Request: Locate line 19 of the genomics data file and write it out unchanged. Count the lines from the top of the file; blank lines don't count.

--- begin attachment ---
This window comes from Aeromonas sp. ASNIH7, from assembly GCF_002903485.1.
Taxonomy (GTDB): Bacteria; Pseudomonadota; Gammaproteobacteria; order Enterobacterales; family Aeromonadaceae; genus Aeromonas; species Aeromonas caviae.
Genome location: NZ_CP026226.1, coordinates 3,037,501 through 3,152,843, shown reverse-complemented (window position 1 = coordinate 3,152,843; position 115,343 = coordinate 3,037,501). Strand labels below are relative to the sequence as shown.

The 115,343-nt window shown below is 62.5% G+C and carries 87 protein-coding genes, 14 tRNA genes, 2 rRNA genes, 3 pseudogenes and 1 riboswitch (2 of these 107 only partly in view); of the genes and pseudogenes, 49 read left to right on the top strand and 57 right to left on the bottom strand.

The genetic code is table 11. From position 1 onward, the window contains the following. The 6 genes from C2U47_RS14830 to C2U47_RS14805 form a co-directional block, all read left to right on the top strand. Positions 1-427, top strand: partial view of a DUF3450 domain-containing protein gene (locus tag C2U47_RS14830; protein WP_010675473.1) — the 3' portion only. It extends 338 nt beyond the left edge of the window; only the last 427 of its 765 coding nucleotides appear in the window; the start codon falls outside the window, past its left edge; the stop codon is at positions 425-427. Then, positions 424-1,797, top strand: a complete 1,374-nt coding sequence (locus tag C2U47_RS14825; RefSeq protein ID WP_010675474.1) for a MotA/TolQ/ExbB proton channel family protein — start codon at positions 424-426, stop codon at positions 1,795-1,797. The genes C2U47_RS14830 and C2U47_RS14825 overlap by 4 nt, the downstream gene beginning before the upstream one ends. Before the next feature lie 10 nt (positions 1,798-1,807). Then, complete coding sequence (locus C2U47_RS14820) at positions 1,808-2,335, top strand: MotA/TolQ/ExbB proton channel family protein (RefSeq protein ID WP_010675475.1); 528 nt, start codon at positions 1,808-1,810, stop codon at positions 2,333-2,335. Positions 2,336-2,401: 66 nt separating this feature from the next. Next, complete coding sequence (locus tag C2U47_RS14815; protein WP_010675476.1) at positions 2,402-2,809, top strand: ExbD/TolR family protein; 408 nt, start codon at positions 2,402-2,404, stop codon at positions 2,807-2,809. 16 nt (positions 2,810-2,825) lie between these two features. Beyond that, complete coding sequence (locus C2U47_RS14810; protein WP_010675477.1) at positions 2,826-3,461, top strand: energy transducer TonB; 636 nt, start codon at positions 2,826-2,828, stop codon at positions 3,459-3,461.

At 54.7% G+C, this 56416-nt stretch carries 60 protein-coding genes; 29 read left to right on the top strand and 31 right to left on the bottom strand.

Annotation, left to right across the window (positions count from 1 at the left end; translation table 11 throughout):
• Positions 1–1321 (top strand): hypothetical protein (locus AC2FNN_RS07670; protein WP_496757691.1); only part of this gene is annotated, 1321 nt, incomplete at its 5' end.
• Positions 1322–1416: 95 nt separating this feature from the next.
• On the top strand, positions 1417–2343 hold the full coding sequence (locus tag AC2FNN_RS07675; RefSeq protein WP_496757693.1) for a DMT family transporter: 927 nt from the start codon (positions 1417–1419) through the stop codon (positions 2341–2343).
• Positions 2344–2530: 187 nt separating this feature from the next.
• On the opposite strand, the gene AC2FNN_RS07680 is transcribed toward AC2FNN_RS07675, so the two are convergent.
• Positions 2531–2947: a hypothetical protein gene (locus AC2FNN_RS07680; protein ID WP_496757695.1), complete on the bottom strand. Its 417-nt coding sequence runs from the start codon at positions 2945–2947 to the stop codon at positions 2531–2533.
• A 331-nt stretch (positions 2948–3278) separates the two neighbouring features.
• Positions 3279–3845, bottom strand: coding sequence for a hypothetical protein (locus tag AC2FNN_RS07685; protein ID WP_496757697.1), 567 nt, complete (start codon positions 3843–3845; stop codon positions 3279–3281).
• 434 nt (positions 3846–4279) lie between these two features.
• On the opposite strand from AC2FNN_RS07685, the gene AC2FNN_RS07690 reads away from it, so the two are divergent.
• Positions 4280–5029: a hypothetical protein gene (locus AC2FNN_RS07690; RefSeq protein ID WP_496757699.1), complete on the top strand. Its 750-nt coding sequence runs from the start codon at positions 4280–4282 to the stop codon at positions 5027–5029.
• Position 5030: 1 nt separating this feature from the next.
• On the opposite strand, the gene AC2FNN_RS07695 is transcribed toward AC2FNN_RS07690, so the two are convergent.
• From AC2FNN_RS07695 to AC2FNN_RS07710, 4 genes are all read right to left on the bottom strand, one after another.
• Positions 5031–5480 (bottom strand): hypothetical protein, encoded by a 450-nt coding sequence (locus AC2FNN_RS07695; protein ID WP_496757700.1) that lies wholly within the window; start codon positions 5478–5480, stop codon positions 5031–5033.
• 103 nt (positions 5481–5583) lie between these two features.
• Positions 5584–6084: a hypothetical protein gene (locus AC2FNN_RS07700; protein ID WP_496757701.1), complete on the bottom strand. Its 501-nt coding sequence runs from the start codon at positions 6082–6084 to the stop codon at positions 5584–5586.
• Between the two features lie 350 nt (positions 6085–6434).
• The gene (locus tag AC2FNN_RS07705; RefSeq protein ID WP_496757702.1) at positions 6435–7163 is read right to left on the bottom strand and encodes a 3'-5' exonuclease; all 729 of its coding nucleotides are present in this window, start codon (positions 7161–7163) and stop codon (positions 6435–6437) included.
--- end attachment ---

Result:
• Position 5030: 1 nt separating this feature from the next.